Image 3. Single Photo Emission Computed Tomography (SPECT) (courtesy of

SPECT, or single-photon emission computed tomography

SPECT, or single-photon emission computed tomography, is a functional technique used to measure cerebral blood flow based on the distribution of a radiopharmaceutical that is injected intravenously (24). Tomographic images/3D images are constructed that represent cerebral activity (typically at rest) and is a sensitive tool for detecting regional abnormalities in brain function and relative cerebral blood blow. The cerebral blood flow (CBF) is an indirect measurement of brain metabolism and depends on comparison to normal tissue, which may be difficult in the setting of a concussion. SPECT has been shown to be more sensitive in detecting abnormalities with mild TBIs when compared to conventional MRI (25).

For individuals with mild TBI, abnormal SPECT scans were shown to be predictive of poor clinical outcomes at 3 months and 12 months and normal SPECT scans had favorable clinical outcomes in the same timeframe (26). The American Academy of Neurology did issue caution with this study, however, due to lack of consensus or definition of an “abnormal” exam (27). A 2011 study showed significant decreases in regional CBF across the whole brain on SPECT in former NFL players when compared to age-matched controls. The areas most affected were the prefrontal poles, temporal poles, occipital lobes, anterior cingulate gyrus and cerebellum (28). Another 2015 study with 15 patients with chronic mild TBI showed larger areas of regional CBF during neuropsychiatric testing in the dorsolateral prefrontal cortex and areas of suppression in the occipital and parietal lobes when compared to asymptomatic subjects. It was also shown that patients with TBI showed correlations in the inferior frontal and superior temporal cortices during testing, whereas healthy controls had more activation in the cerebellar cortex. This was thought to suggest a compensatory mechanism and provide an explanation of cognitive fatigue and impairment in patients with chronic mild TBI (29). Other studies have focused on symptomatic subjects with chronic mild TBI and have shown hypoperfusion on SPECT imaging involving the frontal and temporal lobes, but these findings have not been consistently correlated with symptoms, clinical picture or performance on neuropsychiatric testing (30-34).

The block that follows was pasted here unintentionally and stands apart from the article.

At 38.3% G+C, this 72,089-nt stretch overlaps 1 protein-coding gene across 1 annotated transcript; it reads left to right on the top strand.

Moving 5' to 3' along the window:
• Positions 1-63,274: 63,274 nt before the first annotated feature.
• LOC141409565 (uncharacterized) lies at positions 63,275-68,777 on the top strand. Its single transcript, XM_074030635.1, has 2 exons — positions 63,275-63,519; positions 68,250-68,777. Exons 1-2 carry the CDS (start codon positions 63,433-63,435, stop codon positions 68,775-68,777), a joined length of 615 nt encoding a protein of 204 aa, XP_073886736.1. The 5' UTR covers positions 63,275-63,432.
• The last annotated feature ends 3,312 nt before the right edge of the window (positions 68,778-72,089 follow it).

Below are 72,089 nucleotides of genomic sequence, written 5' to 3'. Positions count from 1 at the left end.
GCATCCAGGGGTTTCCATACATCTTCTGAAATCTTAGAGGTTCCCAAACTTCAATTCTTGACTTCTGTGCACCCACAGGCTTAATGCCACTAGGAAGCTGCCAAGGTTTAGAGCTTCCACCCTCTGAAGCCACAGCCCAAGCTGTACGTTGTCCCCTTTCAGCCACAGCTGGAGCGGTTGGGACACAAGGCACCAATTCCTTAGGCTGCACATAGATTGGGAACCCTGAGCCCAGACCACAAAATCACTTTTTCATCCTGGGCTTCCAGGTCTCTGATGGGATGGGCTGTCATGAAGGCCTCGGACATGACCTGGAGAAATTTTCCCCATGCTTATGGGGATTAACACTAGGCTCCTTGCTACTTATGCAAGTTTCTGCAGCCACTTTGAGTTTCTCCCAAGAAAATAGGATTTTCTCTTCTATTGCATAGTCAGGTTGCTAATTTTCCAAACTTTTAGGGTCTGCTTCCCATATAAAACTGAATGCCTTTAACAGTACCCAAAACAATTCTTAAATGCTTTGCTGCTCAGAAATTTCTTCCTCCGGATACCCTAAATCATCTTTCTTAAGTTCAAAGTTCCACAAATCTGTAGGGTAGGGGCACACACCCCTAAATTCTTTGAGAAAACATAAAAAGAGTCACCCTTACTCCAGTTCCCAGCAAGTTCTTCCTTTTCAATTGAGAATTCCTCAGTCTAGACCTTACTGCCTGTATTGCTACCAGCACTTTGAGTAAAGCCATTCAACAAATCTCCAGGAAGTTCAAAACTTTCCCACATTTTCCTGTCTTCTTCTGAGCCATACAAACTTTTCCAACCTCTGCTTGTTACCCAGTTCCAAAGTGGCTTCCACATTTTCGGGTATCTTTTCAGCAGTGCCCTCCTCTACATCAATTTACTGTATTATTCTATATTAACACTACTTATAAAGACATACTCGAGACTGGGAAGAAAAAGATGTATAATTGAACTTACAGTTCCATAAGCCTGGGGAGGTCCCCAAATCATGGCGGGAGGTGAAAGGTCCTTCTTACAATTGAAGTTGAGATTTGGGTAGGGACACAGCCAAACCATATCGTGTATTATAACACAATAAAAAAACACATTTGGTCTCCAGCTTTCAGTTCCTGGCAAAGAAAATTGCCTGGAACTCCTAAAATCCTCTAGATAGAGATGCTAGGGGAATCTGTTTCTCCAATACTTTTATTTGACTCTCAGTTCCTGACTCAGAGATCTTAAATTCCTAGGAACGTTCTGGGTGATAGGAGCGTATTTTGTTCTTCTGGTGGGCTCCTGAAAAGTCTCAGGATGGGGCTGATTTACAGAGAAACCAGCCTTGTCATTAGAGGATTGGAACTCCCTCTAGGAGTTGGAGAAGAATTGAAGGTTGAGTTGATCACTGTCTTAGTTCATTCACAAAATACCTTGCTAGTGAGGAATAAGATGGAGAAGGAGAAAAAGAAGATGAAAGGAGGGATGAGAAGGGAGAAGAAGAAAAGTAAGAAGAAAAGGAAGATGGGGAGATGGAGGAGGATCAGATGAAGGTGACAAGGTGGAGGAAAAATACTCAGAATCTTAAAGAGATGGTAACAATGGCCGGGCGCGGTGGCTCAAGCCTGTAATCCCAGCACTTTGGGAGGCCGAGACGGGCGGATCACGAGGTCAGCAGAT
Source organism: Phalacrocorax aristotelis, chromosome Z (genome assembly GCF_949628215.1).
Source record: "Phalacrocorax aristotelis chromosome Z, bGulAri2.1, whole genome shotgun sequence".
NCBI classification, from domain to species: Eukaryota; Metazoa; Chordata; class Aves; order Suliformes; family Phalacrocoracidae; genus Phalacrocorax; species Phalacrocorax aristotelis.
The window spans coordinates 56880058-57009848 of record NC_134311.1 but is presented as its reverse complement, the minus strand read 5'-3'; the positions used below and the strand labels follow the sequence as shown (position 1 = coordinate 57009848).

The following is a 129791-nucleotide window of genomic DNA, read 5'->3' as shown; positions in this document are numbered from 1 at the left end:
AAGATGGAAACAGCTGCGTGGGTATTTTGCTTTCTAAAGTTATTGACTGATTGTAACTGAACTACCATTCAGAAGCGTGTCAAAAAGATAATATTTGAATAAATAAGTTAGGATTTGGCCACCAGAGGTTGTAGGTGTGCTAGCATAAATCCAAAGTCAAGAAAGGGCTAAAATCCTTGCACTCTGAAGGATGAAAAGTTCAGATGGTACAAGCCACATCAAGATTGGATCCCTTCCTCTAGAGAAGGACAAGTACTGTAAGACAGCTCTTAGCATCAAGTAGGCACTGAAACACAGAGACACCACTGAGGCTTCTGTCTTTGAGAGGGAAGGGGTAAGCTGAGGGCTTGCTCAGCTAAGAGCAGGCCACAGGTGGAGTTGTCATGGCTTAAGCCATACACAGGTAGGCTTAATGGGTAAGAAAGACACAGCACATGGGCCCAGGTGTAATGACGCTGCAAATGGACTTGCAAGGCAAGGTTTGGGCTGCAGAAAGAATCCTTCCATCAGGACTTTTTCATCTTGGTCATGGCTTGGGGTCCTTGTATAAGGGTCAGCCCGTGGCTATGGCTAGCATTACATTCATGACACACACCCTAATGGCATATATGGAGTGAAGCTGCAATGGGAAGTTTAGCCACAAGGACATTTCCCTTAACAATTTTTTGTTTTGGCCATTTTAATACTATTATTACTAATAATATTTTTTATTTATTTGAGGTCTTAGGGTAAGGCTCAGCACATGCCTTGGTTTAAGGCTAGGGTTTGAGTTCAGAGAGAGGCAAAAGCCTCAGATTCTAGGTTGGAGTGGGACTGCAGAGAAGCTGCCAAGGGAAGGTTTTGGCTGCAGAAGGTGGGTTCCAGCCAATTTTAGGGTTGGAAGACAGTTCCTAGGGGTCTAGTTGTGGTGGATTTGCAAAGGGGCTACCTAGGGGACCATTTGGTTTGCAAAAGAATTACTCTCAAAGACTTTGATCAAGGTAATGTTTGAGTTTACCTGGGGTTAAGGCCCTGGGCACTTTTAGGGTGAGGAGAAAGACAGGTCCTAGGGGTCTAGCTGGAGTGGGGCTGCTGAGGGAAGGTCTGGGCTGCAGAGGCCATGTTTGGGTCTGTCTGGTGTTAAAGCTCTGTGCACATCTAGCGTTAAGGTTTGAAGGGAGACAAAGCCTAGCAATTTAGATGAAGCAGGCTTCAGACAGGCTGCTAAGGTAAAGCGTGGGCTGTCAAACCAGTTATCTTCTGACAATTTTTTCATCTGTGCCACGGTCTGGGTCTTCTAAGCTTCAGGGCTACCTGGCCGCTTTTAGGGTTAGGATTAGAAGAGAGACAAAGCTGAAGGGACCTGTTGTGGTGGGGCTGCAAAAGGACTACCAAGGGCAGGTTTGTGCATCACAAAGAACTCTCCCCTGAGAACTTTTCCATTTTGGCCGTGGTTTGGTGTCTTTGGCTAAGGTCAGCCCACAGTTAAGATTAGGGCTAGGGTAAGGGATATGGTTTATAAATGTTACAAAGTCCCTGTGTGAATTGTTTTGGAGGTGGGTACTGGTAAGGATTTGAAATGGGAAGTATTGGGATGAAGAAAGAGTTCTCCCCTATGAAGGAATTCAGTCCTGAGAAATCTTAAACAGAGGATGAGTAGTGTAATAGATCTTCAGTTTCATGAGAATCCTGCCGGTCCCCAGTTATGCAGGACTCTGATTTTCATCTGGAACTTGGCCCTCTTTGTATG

In summary, SPECT is a functional technique used to measure cerebral blood flow that produces tomographic or 3D images and has been shown to be more sensitive than conventional MRI or CT in detecting abnormalities with TBIs. A few studies have shown abnormal cerebral blood flow, most notably dorsolateral prefrontal cortex and temporal lobes, in multiple studies. However, more long term data regarding abnormal SPECT scans and their relevance in regards to clinical symptoms and outcome is needed.
Another modality called arterial spin labeling (ASL) uses electromagnetically labeled water molecules contained within the arterial blood in the neck and relies on radiofrequencies and is an attractive alternative for perfusion studies regarding TBIs. There is one 2009 study with ASL that showed a decrease in bilateral thalamic cerebral blood flow that was significantly correlated with neurological testing results (35). Another study in 2010 showed global CBF reductions, but worst particularly in the posterior cingulate cortices, the thalami and frontal cortices, in 27 patients with chronic TBI at resting state (36).


Outpatient management of patients with persistent post-concussive symptoms can be very difficult for providers and patients. Macrostructural neuroimaging modalities for PPCS such as CT or MRI are historically low yield, can be very expensive and are not recommended unless intracranial injury is strongly suspected. Each case needs to be made by the clinical provider or team caring for the patient on a case by case basis. There are studies that advanced imaging such as DTI, fMRI and MRS have greater sensitivity detecting abnormalities in chronic TBI. Additionally, consensus agreement of an advanced neuroimaging protocol in PPCS or mTBI is yet to be established. These machines are generally not available to most physicians and patients. More studies are needed to correlate the abnormalities on these imaging modalities with clinical symptoms and recovery.